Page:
Every year high E. coli levels shut down hundreds of beaches around the world. The bacteria is the leading cause of shore closures. While the prevalence of the microorganism is largely due to rainwater runoff and sewage, seagull droppings have been found to be responsible not only for high E. coli levels, but for spreading multi-drug resistant bacteria in multiple countries including Sweden, France, Portugal, Siberia, Greenland, and the United States. Researchers have found that resistance factors identified in seagull feces match those that cause highly resistant infections in humans.
Scientists have been looking for a way to keep curb seaside E. coli levels and Border Collies may just be the answer. A study led by Dr. Elizabeth Alm from Central Michigan University assigned the herding dogs, normally charged with keeping sheep in line, to chasing seagulls on the shores of Lake Michigan. Ring-Billed gull numbers have increased by 10 percent each year since the 1970's, creating all kinds of microorganism related problems.
Throughout the summers of 2012 and 2013, the dogs were trained to keep the gulls from landing on the beach while researchers tested water and sand samples for E. coli. The team found that bacterial counts were significantly lower on the beaches where the dogs were working. They also learned that timing is crucial. Dr. Alm found that if the dogs didn't curb the seagulls in the beginning of the season, E. coli would establish and could not be reduced.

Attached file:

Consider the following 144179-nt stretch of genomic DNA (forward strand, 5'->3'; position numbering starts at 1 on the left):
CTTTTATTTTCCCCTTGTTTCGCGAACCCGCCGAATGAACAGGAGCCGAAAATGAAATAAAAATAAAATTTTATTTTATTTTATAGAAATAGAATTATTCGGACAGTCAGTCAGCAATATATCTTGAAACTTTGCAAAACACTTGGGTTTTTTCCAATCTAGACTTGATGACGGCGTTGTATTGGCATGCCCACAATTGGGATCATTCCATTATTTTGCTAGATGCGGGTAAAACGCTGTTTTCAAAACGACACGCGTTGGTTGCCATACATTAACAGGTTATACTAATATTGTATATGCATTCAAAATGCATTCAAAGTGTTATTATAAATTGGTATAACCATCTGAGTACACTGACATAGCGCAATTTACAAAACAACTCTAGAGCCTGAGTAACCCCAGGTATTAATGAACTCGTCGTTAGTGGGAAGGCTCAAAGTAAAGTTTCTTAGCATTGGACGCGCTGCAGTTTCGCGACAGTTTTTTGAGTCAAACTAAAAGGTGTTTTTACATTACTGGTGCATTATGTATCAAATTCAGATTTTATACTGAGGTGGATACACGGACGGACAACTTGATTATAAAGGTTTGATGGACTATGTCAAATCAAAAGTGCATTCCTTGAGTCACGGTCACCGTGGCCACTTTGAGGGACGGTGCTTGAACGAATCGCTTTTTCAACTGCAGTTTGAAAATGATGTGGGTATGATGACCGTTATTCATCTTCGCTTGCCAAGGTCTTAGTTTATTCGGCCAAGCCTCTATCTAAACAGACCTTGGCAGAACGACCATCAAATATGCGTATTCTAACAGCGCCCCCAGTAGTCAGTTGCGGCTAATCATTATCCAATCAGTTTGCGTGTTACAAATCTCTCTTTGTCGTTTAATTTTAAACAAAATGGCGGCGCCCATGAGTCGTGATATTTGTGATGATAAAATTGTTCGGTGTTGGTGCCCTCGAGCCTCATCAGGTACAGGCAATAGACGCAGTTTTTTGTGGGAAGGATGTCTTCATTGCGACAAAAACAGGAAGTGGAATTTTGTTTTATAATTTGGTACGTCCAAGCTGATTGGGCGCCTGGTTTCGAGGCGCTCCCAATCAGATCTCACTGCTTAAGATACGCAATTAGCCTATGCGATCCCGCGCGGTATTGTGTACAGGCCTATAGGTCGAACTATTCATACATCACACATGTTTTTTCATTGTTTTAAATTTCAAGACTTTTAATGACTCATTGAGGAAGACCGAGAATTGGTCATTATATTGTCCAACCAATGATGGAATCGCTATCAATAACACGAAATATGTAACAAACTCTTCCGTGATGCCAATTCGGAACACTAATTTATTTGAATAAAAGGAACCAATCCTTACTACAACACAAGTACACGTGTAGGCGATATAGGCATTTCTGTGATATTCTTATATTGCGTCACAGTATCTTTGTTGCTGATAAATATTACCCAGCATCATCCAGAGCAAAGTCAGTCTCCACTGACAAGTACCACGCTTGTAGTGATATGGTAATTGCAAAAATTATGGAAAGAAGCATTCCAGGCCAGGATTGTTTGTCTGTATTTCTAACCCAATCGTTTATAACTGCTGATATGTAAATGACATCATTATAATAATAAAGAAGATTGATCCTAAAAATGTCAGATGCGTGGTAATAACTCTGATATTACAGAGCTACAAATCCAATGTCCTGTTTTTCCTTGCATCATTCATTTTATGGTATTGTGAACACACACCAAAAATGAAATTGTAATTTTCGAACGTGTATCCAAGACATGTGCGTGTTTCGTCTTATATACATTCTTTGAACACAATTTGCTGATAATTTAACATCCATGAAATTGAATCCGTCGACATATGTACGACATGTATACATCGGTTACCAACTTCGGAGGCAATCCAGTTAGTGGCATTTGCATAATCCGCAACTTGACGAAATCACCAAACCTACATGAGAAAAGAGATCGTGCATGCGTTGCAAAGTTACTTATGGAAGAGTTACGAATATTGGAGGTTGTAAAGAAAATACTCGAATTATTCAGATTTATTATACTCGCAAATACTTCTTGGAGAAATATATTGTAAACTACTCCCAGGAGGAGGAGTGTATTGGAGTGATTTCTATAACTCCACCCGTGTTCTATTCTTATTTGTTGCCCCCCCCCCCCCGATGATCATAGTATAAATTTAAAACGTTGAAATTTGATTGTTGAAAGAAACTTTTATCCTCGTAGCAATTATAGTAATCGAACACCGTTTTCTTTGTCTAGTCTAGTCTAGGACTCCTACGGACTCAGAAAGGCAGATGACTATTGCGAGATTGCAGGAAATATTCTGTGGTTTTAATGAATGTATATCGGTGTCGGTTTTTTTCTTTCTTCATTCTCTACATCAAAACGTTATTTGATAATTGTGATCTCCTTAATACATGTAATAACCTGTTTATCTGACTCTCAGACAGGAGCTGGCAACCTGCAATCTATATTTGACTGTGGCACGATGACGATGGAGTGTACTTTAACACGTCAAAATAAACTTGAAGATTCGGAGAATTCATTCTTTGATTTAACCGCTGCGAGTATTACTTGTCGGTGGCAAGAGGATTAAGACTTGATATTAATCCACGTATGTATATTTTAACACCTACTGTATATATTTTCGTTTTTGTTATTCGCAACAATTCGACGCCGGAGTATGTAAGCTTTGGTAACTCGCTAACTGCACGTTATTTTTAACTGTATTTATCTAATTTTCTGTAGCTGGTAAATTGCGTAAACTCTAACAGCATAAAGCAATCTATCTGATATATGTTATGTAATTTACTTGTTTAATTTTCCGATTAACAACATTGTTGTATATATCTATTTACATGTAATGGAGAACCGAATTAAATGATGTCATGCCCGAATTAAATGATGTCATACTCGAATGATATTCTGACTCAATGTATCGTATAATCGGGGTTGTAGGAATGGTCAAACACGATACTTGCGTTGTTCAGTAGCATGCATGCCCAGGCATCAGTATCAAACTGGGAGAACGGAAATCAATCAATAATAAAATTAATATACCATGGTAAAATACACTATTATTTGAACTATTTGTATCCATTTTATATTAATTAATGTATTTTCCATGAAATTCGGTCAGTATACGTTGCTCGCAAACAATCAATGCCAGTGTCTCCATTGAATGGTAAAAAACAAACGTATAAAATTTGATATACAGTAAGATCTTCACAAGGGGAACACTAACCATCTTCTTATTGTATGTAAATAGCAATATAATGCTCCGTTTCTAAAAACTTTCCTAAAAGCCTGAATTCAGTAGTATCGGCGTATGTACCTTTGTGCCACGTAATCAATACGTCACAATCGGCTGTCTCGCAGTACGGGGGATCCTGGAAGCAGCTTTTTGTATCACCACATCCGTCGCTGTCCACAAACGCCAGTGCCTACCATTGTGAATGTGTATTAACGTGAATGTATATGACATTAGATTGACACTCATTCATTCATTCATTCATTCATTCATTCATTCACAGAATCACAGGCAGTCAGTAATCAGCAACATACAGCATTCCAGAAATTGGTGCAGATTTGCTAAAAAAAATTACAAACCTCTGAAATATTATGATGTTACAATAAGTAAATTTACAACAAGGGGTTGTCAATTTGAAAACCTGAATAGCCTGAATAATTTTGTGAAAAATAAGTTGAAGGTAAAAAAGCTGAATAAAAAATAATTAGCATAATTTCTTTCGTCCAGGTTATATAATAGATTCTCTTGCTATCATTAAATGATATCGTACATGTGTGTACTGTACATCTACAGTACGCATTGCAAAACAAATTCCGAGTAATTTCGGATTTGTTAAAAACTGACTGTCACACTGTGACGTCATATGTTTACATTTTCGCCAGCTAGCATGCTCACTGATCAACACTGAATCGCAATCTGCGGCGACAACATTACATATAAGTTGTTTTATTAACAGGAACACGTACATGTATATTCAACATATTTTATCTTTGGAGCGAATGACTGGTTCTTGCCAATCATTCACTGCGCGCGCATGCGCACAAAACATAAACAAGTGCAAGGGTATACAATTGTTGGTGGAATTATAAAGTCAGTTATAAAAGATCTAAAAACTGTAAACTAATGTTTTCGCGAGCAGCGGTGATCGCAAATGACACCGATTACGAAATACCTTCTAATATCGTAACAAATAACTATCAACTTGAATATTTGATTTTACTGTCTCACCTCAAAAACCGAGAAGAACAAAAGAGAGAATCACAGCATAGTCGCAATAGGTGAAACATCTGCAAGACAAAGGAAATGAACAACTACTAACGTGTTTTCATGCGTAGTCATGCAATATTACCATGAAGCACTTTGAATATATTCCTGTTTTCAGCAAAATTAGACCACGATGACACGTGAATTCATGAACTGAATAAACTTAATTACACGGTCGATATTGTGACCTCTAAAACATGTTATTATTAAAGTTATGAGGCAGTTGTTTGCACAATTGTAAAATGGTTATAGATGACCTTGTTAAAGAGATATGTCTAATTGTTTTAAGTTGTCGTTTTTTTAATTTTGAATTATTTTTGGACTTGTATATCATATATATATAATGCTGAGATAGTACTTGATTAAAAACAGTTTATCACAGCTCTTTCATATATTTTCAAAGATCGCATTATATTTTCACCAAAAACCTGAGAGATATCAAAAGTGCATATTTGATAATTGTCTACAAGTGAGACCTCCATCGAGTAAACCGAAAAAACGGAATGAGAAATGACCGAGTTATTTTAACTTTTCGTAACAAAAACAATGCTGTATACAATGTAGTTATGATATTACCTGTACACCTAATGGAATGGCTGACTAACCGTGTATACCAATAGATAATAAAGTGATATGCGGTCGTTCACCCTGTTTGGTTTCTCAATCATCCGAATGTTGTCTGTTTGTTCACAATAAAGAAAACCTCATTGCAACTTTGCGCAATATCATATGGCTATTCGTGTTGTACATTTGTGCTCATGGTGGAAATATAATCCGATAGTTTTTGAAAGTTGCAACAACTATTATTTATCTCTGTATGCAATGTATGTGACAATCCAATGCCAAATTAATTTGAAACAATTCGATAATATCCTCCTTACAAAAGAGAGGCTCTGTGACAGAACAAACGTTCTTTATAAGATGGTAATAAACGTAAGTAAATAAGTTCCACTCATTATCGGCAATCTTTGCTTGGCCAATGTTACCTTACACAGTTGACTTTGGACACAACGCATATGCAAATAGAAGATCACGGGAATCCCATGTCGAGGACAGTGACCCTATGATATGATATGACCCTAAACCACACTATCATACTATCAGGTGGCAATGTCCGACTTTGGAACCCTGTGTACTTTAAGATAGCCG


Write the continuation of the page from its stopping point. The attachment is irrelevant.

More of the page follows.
It sounds like there's a lot more research to be done, but the Border Collies seem to be a humane solution for keeping beaches open and people healthy.
Good Dog: Behavior & Training
Local humane association offers free pet care
People in Arizona who have to evacuate on short notice because of the Slide Fire in Oak Creek Canyon between Sedona and Flagstaff are not able to bring their pets to the Red Cross shelter at Sinagua Middle School. Luckily, the Coconino Humane Association about a block away will care for pets whose guardians have evacuated. Dogs will be housed in kennel runs, be provided a blanket, food and water and have time in the yard. (Cats are also being accepted and provided with the care that they need.) The service is completely free.
When shelters do not accept pets, people may resist evacuation. Luckily, in this case, there is a contingency plan for families with four-legged members. Obviously, being able to remain together would be preferable, but at least families have an option other than refusing to evacuate or sleeping in their car.
Ideally, shelters would be equipped to care for people AND their pets in emergency situations. As a society, we have a long way to go in this area, but things are better than they were even a decade ago. Aid organizations have learned that failure to provide for pets prevents people from leaving a potential hazardous situation. (Let us never forget Hurricane Katrina!)
Have you ever been faced with an evacuation situation that required you to choose between doing what was safest for yourself and doing what you needed to do for your dog?
Dog's Life: Lifestyle
Pit bull/Lab mix saves a Ohio veteran by summoning the police.